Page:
Youth soccer teams tend to only practice a few times per week, and so it is the coach’s responsibility to help ensure that the practice is beneficial and helpful in the development of young players’ skills. Under such time constraints it is vitally important that practices are run organized and smooth so that players will gain the most they possibly can from such time. Here are some tips to help organize your soccer team’s practice:
First off, you will want to have a plan for your practice in mind before you even get to the field. Always begin practices with a warm-up and some stretches. Then move on to your drills. I find it best to begin practice with something fun like a shooting drill. This helps players enjoy the game and have some fun after the monotonous warm-up routine.
Drills should last just long enough for players to learn the skills and feel like they truly practiced something. Usually each drill should take roughly 15 minutes, but it totally depends on what you have in mind. As a coach, you can organize practices however you want, and as such your drills can be unique to the needs of the team. Be sure to include several water breaks throughout the practice. These should be quick though, and you need to keep the team focused and get back to training. One of the best coach’s I had would announce, “You have 90 seconds to get some water” and my team would have to run over to the sidelines in a panic for our water bottles. Now that was an extreme example, but a water break really should never last more than five minutes.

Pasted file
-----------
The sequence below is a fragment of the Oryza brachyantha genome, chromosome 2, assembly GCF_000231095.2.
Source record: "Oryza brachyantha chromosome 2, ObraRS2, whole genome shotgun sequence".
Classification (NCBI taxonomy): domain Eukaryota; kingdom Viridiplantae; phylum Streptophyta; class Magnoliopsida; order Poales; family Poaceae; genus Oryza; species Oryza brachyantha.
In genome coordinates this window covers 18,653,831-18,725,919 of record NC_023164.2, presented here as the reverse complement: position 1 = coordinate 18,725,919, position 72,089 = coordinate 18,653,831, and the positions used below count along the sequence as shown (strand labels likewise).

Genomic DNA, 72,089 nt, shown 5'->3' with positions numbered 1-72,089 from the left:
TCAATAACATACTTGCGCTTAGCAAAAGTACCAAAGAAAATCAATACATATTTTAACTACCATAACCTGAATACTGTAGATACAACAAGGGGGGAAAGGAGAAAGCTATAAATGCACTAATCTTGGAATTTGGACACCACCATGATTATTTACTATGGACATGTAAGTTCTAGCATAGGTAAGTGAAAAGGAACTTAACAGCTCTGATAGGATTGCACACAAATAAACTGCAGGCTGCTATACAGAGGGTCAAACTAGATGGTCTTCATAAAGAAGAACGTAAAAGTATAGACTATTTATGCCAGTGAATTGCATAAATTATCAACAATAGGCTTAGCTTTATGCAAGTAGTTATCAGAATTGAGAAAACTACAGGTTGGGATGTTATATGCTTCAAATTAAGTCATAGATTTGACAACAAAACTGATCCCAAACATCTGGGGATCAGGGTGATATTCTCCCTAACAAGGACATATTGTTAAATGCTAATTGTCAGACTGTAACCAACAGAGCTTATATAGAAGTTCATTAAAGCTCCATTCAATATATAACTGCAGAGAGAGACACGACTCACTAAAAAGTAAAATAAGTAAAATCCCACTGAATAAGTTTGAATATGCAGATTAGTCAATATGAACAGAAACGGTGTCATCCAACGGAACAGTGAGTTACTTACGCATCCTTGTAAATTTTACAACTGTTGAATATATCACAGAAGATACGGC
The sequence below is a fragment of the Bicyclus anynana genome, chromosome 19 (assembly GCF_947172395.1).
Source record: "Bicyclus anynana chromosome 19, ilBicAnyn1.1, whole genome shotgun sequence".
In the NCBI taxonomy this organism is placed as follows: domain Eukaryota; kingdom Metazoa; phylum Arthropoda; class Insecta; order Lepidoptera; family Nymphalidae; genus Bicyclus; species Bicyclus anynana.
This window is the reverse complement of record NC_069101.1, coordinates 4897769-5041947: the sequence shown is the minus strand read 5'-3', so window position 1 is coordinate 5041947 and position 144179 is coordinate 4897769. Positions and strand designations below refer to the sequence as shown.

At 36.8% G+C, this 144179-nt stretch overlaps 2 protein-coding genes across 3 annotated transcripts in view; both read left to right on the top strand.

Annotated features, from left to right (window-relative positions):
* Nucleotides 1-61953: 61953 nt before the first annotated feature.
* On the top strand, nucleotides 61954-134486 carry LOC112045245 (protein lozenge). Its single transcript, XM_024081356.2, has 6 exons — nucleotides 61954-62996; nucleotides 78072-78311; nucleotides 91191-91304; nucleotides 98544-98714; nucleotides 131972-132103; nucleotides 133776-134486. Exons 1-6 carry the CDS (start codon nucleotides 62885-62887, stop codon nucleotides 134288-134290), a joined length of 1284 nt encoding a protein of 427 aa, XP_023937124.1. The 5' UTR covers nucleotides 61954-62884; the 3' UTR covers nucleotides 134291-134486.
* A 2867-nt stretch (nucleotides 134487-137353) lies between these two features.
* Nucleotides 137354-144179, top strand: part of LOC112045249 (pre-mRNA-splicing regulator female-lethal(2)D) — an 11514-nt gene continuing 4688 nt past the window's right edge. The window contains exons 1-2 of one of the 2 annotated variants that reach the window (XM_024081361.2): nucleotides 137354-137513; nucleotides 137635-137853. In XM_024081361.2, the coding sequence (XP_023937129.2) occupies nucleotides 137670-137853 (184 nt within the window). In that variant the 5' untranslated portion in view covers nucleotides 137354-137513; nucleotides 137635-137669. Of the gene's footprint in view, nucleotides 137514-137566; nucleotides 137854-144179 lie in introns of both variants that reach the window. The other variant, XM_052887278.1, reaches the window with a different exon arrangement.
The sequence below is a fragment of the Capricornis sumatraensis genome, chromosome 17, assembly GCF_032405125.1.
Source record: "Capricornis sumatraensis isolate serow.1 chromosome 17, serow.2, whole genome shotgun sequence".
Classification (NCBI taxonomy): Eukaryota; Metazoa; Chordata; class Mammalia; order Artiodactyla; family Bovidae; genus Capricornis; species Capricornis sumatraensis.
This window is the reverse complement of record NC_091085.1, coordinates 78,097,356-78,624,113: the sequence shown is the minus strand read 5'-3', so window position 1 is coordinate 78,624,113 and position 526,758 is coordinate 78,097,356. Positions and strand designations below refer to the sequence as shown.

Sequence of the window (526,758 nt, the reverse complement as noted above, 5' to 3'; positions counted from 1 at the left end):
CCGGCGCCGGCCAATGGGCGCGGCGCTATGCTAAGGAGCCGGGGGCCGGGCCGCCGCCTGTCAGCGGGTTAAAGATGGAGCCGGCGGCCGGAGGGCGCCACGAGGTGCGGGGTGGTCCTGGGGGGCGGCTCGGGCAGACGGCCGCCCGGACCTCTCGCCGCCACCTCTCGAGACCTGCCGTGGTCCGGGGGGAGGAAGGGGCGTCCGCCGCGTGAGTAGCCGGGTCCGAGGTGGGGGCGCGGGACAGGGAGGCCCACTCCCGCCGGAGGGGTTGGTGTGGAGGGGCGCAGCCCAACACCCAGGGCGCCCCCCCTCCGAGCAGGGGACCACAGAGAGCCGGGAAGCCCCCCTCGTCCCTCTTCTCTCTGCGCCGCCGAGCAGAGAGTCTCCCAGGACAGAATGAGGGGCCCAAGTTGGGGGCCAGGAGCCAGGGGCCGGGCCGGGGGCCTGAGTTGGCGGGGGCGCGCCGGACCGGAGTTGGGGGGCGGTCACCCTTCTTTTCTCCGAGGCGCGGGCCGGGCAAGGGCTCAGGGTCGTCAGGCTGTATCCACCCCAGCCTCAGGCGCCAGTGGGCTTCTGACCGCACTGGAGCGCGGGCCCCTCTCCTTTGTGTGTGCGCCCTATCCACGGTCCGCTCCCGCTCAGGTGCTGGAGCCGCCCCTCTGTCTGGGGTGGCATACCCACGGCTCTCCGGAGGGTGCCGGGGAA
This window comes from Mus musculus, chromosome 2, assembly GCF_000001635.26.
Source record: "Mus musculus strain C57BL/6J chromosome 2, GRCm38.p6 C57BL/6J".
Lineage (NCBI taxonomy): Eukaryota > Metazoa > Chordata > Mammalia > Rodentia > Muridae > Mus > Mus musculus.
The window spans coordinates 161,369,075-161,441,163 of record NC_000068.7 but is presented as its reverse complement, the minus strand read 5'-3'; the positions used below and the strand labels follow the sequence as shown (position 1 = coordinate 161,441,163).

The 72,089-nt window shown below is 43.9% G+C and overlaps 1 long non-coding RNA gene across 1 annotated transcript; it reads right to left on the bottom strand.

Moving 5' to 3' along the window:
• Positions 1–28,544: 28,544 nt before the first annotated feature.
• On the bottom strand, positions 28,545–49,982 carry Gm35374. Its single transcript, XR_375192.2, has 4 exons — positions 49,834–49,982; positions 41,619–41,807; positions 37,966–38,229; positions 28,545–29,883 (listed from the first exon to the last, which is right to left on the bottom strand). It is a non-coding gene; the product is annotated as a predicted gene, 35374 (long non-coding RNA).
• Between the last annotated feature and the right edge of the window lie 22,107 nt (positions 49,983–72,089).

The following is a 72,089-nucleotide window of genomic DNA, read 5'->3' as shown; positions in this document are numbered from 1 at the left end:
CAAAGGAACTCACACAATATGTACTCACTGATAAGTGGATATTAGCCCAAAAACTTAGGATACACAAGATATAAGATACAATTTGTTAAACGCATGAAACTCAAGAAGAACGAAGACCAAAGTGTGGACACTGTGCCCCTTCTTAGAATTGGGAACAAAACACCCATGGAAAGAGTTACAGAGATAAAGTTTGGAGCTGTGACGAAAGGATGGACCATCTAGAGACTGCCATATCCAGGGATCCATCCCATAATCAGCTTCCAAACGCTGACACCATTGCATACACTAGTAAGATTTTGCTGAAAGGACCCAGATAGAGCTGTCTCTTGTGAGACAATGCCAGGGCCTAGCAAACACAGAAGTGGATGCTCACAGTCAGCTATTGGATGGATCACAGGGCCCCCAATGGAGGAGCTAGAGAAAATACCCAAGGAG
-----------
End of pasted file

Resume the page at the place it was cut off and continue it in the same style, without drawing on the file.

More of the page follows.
Early in the season, soccer practices will be hampered by having to explain the drills each time, but once the team gets a good feel of how the training exercises operate, it will be easy and quick to get things underway.
Another thing to point out is that it works best to begin practices with individual drills like dribbling and ball control before moving on to more team-oriented drills later in practice. This way the players will have a good amount of time with the ball to get comfortable before more competitive drills later in practice.
After a more team-oriented drill like organizing a corner kick, or even a full-out scrimmage, try to close practice with another fun exercise. If you already completed the shooting drill, perhaps you could finish off with a juggling contest or team race. These types of drills are competitive and fun so players enjoy themselves and go home feeling good about the game. Try to mix up the drills throughout your practices so players get some training in different aspects of the game.
As a coach, you will need to have lots of patience with soccer practices. Although you may want to have a great plan of drills, sometimes time slips away or practice is cut short and certain things have to be saved for later. Be flexible and aware of the demands of your team. Also, always keep up a positive energy during practices. Young soccer players will feed off of that and strive to improve their skills in the game.